Mayor summons police brass to City Hall after most violent February weekend in 18 years
The hold-your-feet-to-the-fire event that Mayor Lori Lightfoot likes to call “Accountability Tuesday” returned to City Hall on a grand scale for the first time since former Police Supt. Eddie Johnson was fired.
Mayor Lori Lightfoot summoned interim Police Supt. Charlie Beck and the 41 commanders under his control to City Hall on Tuesday to talk about ways to tamp down the violence after Chicago suffered its deadliest February weekend in 18 years.
“I wouldn’t describe the mayor as angry. I’m not angry. She’s not angry. We’re concerned,” Beck told the Sun-Times.
“We have some issues that we’re dealing with in certain pockets of Chicago. We met to talk about those strategies. I’m not gonna go into them in depth, except to say that they involve a broad range of resources focused on areas that have suffered the violence the most.”
The hold-their-feet-to-the-fire event that Lightfoot likes to call “Accountability Tuesday” was back at City Hall on a grand scale for the first time since former Police Supt. Eddie Johnson was fired.
Beck emerged from the meeting — and his own one-on-one session with Lightfoot afterward — with a promise to reassign what he called “discretionary resources” to the areas with increased violence.
He refused to say how many officers would be involved, where they would be reassigned or how long it would last.
But the retired L.A. police chief, holding down the fort until the mayor chooses Johnson’s permanent replacement, denied the Lightfoot-ordered crackdown on police overtime had, in any way, contributed to the uptick in violence.
“The smart application of resources is much more effective than gross general application of resources,” he said.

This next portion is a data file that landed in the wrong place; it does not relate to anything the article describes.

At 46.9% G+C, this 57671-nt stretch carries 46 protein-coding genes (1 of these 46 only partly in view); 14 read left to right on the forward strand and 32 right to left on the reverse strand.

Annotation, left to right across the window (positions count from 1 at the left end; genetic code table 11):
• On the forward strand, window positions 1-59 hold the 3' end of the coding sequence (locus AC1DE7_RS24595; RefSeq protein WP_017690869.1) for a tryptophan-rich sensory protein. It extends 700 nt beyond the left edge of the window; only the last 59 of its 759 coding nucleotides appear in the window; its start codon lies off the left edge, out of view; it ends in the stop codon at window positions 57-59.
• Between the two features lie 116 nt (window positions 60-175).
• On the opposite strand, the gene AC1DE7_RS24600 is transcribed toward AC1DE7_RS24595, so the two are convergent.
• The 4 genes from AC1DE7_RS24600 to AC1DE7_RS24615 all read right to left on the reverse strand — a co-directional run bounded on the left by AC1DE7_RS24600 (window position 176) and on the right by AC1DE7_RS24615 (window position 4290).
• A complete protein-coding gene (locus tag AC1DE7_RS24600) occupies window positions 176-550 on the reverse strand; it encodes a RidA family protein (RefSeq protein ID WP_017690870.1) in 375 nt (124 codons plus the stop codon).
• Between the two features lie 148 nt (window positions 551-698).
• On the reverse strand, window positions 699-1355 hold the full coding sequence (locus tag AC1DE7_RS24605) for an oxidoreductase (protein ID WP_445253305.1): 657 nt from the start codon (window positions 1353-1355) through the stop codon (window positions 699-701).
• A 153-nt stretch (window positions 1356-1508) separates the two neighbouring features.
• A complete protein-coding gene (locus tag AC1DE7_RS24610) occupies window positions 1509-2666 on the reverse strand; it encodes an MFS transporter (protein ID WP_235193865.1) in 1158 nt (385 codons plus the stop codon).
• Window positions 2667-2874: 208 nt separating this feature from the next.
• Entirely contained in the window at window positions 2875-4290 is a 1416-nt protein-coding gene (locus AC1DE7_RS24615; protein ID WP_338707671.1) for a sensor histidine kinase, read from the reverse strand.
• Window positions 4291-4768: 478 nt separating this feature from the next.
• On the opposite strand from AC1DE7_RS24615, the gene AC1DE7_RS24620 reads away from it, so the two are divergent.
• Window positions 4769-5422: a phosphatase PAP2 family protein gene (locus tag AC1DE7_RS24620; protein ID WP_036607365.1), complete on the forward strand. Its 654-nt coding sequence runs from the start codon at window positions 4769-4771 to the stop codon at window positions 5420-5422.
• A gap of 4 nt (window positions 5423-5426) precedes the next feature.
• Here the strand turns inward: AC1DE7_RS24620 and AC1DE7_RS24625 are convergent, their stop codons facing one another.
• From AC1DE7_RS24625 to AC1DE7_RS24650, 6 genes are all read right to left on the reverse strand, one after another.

Beck noted the ultimate answer to the resource issue is the massive reorganization plan that he announced two weeks ago.
It will move hundreds of detectives, narcotics and gang officers from specialized units to police districts to solve assaults, robberies, burglaries and thefts.
“We’ve reorganized the department to put more resources into the hands of the commanders. That hasn’t been implemented totally yet and won’t be until the first of April,” Beck said.
“That is our big strategy. Our intermediate strategy—what we’re doing right now—is to put more resources into the areas most effected.”
The nine murders on the South and West sides between Friday night and early Sunday were the most in a single February weekend since 2002, according to a review of publicly available police data. All nine victims were men between 19 and and 39 years old.
Another 14 people were wounded by gunfire, including a 7-year-old girl in Humboldt Park.
During the same time span, a veteran CPD detective took her own life and a man was fatally shot by an officer after, police say, he shot another man outside a bar in Lake View.
“It was a very tough Saturday. That’s for sure. ... The issues that we had on Saturday — several of them — were fueled by late-night service of alcohol. Six of the incidents were fueled by gang activity. And all of `em — every one of them —was gun violence,” Beck said.
“Some of the acts — particularly the double-homicide [in Chinatown] and some of the others were dealt with immediately. We took people into custody. But that certainly does not help the victims and the pain of those involved. It’s a disappointing start. But, I’m confident we will turn it around.”